Role Of Mrgs In Biocontrol And Strain Improvement

A major challenge for researchers investigating the mechanisms involved in the parasitic activity of Trichoderma has been to establish the role of cell-wall degrading enzymes in the process. In fact, we have proposed to call all genes encoding cell-wall degrading enzymes MRGs, because of their apparent relation to the process, until their role is fully determined. Intensive efforts using genetic engineering are currently being directed at this goal. In 1997, Flores and coworkers generated transgenic T. atroviride lines carrying multiple copies of prb1. The resulting strains produced up to 20 times more proteinase and all strains tested were more effective in the control of R. solani. One strain reduced the disease incidence caused by R. solani on cotton plants to only 6% whereas the disease incidence for the nontransformed strain was 30% (Flores et al. 1997), demonstrating that prb1 plays an important role in biocontrol and the feasibility of strain improvement through genetic engineering.

The role of the Trichoderma 42kDa endochitinases in mycoparasitism has been addressed by genetic manipulation of the corresponding gene (ech42 and ech 1) in T. atroviride and T. virens (Baek et al. 1999; Carsolio et al. 1999; Woo et al. 1999). In T. atroviride, several transgenic strains carrying multiple copies of ech42 were generated (Carsolio et al.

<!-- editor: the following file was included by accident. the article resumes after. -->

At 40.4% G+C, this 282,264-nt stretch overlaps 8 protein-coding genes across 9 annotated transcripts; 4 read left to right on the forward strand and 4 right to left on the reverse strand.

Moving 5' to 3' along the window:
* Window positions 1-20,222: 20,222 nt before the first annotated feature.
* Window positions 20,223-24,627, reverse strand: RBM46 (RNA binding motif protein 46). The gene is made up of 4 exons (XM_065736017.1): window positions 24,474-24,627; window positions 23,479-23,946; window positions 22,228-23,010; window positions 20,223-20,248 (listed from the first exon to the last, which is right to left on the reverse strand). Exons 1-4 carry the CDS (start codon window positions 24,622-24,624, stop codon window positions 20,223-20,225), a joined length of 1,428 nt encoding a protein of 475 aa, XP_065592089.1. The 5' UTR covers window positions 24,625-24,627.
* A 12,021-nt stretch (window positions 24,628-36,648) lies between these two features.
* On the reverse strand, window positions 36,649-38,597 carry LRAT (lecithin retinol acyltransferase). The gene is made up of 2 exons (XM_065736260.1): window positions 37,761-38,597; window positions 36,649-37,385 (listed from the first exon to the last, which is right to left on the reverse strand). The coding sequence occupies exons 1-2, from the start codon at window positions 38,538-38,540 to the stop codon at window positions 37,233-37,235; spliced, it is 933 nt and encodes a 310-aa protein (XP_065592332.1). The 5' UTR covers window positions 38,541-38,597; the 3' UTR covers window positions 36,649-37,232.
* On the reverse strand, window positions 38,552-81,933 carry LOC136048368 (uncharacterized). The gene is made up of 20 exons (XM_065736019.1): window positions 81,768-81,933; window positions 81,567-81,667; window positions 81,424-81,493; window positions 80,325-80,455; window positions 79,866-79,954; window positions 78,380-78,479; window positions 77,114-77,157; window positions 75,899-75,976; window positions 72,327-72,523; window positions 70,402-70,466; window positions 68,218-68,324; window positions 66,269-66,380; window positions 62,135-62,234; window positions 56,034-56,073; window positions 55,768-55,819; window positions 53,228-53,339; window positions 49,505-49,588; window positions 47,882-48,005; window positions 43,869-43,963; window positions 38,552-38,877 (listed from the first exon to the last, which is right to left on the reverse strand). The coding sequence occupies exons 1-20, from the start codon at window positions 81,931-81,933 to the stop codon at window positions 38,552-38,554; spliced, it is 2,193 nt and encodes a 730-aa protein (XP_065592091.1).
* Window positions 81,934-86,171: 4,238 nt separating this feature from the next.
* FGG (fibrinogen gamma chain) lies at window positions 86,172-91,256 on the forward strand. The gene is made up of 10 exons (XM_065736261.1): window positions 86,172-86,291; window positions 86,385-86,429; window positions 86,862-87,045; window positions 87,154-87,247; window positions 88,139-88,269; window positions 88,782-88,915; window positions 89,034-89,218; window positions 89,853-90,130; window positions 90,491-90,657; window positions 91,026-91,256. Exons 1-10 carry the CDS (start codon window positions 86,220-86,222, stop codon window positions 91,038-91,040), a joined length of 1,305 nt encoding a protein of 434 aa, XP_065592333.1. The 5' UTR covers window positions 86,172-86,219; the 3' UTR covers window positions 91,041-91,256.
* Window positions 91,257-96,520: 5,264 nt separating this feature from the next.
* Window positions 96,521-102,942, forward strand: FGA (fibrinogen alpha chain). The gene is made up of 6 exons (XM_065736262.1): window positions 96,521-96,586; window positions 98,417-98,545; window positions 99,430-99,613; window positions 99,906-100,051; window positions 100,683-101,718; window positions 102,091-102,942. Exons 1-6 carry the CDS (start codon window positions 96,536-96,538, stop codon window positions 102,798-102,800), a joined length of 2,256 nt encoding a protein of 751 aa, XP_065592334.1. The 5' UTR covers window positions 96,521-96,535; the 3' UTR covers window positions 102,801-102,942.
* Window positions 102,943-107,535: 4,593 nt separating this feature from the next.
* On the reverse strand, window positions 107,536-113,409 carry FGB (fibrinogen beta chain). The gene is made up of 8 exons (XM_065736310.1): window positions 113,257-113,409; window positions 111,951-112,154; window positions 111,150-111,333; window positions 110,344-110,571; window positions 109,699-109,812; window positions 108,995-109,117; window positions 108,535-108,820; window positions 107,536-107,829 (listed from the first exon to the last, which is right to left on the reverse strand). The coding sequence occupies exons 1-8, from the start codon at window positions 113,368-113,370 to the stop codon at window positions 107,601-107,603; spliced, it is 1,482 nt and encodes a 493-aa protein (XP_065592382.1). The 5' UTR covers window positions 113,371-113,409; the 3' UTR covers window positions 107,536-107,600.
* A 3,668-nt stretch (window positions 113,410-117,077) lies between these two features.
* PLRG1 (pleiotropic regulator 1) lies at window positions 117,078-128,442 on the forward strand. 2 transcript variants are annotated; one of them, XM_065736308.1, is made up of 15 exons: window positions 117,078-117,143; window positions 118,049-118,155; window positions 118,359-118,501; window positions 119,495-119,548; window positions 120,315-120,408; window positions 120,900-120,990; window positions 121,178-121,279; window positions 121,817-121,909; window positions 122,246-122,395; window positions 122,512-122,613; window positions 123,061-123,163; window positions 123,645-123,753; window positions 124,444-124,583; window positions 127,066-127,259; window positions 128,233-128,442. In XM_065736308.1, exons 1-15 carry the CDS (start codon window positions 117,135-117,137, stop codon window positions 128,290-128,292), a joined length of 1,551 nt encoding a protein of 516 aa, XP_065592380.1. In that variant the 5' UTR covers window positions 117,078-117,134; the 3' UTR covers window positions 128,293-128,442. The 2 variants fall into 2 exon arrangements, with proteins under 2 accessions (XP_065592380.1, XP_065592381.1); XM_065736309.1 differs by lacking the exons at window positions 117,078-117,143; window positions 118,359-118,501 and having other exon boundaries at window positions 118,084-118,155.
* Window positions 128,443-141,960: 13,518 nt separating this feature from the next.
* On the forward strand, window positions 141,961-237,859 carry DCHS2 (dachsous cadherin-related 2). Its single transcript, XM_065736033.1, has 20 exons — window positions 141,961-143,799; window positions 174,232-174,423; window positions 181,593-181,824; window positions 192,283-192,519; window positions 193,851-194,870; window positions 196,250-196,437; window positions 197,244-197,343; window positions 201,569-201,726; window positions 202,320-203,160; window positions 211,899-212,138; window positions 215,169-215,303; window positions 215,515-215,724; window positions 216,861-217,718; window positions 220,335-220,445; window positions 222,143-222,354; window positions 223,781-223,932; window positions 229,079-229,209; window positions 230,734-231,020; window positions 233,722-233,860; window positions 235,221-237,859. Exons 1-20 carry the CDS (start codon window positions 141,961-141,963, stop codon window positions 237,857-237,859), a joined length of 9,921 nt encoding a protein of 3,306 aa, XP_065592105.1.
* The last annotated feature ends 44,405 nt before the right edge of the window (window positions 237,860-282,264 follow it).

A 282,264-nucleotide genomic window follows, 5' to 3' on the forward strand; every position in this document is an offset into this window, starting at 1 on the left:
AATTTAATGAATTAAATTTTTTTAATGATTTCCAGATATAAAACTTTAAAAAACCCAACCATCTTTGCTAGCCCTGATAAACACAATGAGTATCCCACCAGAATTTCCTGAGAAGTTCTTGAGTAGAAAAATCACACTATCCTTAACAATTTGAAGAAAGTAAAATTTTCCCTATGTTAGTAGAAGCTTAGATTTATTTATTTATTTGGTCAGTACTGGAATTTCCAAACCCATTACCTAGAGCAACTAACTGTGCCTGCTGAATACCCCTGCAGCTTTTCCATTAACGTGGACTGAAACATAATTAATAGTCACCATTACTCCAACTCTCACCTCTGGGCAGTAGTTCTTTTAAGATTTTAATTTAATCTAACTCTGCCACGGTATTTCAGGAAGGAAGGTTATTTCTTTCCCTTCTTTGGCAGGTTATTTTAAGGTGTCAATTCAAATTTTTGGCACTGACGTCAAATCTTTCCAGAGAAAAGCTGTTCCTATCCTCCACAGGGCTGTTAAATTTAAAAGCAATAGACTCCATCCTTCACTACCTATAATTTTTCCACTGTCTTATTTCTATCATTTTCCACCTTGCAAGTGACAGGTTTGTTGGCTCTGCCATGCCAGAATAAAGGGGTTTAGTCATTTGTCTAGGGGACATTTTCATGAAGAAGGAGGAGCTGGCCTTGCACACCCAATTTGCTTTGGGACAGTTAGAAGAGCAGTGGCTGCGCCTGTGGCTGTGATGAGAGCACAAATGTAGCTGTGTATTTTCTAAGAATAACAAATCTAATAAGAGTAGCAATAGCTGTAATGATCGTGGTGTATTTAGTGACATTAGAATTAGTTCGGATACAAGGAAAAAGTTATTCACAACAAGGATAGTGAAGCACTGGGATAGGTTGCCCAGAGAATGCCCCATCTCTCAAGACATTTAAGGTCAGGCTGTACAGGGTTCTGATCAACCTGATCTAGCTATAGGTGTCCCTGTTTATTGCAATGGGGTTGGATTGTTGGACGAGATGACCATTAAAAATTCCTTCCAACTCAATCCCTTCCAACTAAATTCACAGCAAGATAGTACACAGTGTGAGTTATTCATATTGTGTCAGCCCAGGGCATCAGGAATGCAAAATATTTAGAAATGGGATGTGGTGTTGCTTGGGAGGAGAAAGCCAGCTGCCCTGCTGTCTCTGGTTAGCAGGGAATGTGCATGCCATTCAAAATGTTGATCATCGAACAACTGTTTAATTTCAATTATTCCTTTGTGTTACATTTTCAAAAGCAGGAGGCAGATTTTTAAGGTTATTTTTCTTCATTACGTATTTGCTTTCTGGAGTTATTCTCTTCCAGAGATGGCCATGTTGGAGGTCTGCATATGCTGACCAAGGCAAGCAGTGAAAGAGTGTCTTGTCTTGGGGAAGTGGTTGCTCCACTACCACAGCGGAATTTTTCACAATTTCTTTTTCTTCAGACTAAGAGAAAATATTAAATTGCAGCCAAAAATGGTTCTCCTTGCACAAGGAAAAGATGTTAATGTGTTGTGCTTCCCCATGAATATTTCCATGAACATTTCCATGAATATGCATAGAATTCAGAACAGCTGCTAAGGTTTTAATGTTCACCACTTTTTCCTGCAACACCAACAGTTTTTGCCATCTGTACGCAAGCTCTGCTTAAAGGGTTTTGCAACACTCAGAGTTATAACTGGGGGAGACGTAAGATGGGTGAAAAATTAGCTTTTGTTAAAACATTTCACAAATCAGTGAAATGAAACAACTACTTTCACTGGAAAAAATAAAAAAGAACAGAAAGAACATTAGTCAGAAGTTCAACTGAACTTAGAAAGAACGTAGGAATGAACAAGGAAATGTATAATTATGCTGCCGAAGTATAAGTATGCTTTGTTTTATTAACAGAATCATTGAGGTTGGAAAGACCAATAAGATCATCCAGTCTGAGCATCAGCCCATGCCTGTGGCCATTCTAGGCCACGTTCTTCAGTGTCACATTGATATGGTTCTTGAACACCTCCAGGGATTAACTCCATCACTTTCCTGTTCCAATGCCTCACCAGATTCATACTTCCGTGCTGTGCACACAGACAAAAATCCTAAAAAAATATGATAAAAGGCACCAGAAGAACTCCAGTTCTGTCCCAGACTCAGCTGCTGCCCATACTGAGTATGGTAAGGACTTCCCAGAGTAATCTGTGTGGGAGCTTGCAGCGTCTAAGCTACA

1999), as well as the corresponding gene disruptants (Carsolio et al. 1999; Woo et al. 1999). The level of extracellular endochitinase activity when T. atroviride was grown under inducing conditions increased up to 42 fold in multicopy strains as compared to the nontransformed strain. Multicopy transformants reduced disease incidence by about 10%. Furthermore, a 30% higher degradation of the chitin content in R. solani cell walls was observed during interaction with the overexpressing Trichoderma than with the wild type, when quantified by transmission electron microscopy (Carsolio et al. 1999). In the case of the gene disruptants no differences in their efficiency to control R. solani or S. rolfsii were observed in greenhouse experiments, as compared to the nontransformed control strains (Carsolio et al. 1999). In a second study (Woo et al. 1999), a reduction of the antifungal activity in vitro of the ech42 disrupted strains towards B. cinerea was observed. However, in vivo tests against B. cinerea by leaf inoculation of bean plants revealed a significant reduction of their biocontrol capacity. Contrasting with these results, ech42 gene disruptants showed increased efficiency to control R. solani in soil. Similar experiments in T. virens showed increased and decreased biocontrol activity against R. solani on cotton using ech1 overexpressing lines and gene disruptants, respectively (Baek et al. 1999).